10. The method according to claim 9, wherein the mesenchymal stem cells is identified as a mesenchymal stem cell by detecting expression of integrin alpha 10 or integrin alpha 10 and alpha 1 1 chain expression on the cell surface of said mesenchymal stem cells.

11. The method according to claim 9, wherein the selection in c) above is performed by fluorescent cell sorting.

12. An enriched mammalian cellular population of mesenchymal stem cells, comprising at least one intact, viable mesenchymal stem cell, wherein the mesenchymal stem cell are characterized by a) expressing an integrin alpha 10 chain or integrin alpha 10 and integrin alpha 11 chain on the cell surface of or intracellular in said mesenchymal stem cell, b) being substantially free from expression of molecules specific for committed lymphohaematopoietic cells or uncommitted stem cells.

13. An isolated mammalian mesenchymal stem cell expressing a marker comprising an integrin alpha 10 chain or an integrin alpha 10 chain and an integrin alpha 11 chain expressed on the cell surface of a mesenchymal stem cell or intracellular in a mesenchymal stem cell, obtainable by the method for producing a population of cells enriched for mesenchymal stem cells according to claim 9.

14. A mammalian cellular composition comprising the enriched cellular population according to claim 12.

15. A method for identification of a mammalian mesenchymal stem cell, comprising utilizing a marker comprising an integrin alpha 10 chain or an integrin alpha 10 chain and an integrin alpha 11 chain expressed on the cell surface of a mesenchymal stem cell or intracellular in a mesenchymal stem cell.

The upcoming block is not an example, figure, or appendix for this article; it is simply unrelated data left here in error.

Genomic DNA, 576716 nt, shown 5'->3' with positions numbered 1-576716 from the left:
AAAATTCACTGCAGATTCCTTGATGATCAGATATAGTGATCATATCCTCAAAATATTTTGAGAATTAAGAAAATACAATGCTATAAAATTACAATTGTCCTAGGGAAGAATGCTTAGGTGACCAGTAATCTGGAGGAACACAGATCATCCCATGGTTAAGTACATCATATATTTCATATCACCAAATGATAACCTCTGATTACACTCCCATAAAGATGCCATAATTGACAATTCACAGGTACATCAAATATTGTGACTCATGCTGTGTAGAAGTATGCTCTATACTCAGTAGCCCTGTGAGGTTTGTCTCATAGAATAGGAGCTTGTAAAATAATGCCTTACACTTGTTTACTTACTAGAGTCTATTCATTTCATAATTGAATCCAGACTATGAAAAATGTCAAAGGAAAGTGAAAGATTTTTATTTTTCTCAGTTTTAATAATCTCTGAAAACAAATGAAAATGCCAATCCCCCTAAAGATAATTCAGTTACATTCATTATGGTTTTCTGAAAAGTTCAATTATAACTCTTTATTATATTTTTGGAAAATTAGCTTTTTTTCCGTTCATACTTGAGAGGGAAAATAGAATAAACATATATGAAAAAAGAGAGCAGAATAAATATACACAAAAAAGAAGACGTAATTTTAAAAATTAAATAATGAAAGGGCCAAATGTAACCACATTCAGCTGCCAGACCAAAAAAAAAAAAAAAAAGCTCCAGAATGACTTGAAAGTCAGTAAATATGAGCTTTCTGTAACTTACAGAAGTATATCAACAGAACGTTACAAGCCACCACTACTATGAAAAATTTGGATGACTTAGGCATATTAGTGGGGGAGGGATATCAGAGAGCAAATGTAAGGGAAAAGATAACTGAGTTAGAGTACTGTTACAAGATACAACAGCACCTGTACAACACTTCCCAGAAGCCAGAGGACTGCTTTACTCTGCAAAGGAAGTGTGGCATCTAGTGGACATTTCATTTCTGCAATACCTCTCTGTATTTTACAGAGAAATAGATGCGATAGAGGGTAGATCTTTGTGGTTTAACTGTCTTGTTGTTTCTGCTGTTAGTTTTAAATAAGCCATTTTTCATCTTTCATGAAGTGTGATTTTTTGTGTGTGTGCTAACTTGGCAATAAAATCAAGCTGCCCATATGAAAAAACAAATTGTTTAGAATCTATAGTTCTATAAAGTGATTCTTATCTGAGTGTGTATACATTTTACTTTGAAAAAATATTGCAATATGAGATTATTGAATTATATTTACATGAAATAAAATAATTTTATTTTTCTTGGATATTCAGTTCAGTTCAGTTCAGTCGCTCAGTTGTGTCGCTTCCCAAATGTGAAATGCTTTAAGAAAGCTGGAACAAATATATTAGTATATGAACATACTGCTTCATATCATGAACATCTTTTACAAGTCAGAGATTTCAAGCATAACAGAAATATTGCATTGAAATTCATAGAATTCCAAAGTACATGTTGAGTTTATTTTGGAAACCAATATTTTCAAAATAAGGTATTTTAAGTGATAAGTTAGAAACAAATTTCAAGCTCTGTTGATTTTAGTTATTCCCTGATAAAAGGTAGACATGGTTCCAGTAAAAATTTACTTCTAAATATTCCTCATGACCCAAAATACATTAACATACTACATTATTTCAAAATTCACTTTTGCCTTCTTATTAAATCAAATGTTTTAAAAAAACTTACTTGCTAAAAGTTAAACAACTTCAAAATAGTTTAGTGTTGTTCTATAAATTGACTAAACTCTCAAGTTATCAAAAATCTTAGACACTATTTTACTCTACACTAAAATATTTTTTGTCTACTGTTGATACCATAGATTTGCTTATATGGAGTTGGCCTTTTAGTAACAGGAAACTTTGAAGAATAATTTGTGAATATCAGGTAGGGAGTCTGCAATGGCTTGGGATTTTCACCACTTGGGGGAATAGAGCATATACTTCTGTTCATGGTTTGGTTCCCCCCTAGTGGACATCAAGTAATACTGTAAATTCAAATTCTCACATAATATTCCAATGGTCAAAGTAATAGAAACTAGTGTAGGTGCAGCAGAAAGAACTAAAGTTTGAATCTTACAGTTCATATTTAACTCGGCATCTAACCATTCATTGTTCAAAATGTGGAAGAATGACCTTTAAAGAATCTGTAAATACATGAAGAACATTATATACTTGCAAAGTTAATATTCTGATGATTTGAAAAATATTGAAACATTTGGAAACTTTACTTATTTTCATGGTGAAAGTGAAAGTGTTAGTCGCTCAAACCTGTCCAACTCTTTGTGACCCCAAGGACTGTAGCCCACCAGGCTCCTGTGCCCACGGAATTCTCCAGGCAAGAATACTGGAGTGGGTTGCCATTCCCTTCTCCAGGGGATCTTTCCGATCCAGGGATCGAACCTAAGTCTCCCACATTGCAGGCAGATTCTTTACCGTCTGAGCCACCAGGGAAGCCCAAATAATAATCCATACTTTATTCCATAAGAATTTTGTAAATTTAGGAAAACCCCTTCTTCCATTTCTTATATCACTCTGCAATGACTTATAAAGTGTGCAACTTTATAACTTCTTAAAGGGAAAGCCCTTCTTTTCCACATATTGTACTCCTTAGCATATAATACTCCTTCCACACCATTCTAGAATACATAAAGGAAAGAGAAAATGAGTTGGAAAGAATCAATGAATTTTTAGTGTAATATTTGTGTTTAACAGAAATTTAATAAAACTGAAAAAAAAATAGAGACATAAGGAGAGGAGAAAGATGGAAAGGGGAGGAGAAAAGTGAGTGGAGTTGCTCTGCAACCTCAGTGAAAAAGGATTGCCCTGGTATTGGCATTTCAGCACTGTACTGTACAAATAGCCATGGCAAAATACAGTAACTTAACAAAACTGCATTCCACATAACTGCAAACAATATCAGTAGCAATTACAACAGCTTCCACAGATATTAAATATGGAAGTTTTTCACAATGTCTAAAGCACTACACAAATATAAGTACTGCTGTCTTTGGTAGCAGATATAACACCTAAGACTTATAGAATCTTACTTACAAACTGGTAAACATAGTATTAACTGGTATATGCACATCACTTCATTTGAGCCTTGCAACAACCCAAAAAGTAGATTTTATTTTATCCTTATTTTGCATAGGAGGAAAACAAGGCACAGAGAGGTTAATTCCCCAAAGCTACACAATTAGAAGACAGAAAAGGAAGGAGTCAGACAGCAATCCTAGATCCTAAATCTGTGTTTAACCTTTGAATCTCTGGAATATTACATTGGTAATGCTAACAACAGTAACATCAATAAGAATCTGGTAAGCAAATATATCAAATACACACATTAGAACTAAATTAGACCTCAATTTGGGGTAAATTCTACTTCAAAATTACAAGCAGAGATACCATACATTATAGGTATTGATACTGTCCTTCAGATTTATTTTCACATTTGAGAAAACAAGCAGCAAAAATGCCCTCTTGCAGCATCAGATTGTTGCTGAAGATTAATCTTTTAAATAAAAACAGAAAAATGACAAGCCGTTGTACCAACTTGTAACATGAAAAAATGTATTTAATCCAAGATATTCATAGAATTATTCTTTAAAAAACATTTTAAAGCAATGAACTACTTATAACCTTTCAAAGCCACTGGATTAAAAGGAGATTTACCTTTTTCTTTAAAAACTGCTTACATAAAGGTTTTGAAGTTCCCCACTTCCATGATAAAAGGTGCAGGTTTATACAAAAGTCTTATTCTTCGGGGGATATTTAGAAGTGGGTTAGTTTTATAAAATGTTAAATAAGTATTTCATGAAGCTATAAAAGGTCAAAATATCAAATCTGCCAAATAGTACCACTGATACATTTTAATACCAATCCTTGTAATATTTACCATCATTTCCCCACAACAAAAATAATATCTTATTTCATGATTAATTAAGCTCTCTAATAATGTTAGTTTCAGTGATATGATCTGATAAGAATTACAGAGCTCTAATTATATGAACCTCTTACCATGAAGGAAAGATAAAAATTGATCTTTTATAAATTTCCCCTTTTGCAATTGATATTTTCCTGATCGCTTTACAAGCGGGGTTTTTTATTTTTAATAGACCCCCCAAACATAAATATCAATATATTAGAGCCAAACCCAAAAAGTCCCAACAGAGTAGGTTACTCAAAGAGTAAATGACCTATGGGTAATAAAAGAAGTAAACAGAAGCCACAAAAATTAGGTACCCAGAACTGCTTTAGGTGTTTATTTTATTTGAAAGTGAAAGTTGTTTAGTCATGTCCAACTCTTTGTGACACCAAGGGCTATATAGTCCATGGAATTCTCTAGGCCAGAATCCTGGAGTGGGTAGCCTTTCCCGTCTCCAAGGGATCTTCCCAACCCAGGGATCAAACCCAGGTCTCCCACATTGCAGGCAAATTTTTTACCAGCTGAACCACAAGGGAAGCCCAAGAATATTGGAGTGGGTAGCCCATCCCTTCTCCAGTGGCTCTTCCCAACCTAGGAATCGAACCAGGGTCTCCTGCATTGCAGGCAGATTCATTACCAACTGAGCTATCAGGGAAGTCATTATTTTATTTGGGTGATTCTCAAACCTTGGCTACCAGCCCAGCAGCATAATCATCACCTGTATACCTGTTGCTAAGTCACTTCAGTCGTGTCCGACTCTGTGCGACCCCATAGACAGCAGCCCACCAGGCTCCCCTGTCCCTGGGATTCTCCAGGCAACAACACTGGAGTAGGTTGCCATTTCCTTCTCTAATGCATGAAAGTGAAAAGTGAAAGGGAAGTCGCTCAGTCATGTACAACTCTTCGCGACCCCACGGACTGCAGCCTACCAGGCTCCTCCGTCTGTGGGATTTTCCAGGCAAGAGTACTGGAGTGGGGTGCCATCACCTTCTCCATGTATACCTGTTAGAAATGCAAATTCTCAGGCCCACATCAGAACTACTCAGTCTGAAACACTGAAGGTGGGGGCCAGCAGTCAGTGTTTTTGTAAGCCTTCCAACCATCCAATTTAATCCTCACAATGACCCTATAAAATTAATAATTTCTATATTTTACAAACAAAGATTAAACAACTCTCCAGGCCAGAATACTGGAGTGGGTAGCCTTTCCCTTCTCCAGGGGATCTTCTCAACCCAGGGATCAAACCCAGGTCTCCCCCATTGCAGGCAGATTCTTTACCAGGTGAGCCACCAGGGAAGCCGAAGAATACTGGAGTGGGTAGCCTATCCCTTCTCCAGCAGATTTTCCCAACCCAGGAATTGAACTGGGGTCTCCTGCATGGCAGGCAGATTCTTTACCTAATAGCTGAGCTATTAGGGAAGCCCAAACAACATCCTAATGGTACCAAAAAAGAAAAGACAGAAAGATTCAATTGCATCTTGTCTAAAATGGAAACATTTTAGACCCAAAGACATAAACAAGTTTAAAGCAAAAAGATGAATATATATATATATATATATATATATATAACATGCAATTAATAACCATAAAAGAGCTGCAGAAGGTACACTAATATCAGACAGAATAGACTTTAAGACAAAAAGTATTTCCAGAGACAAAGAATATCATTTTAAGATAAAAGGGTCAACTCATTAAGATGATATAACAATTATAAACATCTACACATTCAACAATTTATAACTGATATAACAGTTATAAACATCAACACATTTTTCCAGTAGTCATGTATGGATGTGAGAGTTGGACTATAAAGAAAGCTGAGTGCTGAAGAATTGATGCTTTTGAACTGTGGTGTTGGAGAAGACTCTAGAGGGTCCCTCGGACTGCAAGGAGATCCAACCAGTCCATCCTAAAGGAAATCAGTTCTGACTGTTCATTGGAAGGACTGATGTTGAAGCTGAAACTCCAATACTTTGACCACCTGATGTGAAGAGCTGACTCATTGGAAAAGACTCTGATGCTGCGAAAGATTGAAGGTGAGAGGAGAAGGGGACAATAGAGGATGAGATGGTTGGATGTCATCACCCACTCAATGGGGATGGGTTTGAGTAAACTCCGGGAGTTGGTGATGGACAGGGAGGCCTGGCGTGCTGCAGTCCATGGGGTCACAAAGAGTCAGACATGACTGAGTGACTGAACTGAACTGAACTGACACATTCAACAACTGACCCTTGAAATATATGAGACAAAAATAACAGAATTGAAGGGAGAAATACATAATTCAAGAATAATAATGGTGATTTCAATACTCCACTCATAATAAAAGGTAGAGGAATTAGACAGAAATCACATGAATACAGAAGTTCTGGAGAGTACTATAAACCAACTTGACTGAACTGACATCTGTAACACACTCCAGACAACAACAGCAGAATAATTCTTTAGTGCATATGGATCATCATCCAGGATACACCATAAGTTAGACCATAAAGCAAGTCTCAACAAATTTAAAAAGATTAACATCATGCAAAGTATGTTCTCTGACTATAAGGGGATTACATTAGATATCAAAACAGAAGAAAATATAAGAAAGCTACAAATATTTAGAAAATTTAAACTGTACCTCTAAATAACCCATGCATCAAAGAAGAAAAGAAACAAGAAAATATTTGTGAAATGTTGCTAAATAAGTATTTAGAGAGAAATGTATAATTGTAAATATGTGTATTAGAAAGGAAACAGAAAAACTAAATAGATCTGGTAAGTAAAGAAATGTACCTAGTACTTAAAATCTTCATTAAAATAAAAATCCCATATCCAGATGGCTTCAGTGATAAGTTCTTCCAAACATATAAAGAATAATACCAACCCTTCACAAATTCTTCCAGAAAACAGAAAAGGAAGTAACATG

16. A method for modulating differentiation of a mammalian mesenchymal stem cell, comprising utilizing a marker comprising an integrin alpha 10 chain or an integrin alpha 10 chain and an integrin alpha 11 chain expressed on the cell surface of a mesenchymal stem cell or intracellular in a mesenchymal stem cell.

17. A method for isolating a mammalian mesenchymal stem cell comprising utilizing a marker comprising an integrin alpha 10 chain or an integrin alpha 10 chain and an integrin alpha 11 chain expressed on the cell surface of a mesenchymal stem cell or intracellular in a mesenchymal stem cell.

18. A mammalian cellular composition comprising the isolated mesenchymal stem cell according to claim 13.

Description:

TECHNICAL FIELD

This invention relates to a marker for isolation and identification of mammalian mesenchymal stem cells. Also included are methods and uses of such a marker as well as an enriched cellular population and a cellular composition comprising the enriched cellular composition.

BACKGROUND OF THE INVENTION

Mesenchymal stem cells

The adult boded houses so called stem cells that are capable of dividing many times while also giving rise to daughter cells with specific phenotypical characteristics. Several types of stem cells exist in the body including embryonic stem cells, haematopoietic stem cells and mesenchymal stem cells. Mesenchymal stem cells are able to form mesenchymal tissues such as bone, cartilage, muscle, bone, ligament, fat and bone marrow stroma. FIG. 1 shows a schedule of suggested stepwise transitions from putative mesenchymal stem cells (MSC) to highly differentiated phenotypes. The mesenchymal stem cells are located in bone marrow, around blood vessels, in fat, slin, muscle, bone and other tissues. Their presence contributes to the reparative capacity of these tissues.

Medical use of MSC

Currently, the medical use of MSC is to explore their potential in the regeneration of tissues that the body cannot naturally repair or regenerate when challenged. For this, MSC, are isolated, expanded in culture and stimulated to differentiate into connective tissues such as bone, cartilage, muscle, bone marrow stroma, tendon, fat and others. These tissue-engineered constructs can then be re-introduced into the human body to repair lost or damaged tissue. In another approach MSC can be directly stimulated in vivo to induce the formation of specific tissues in situ.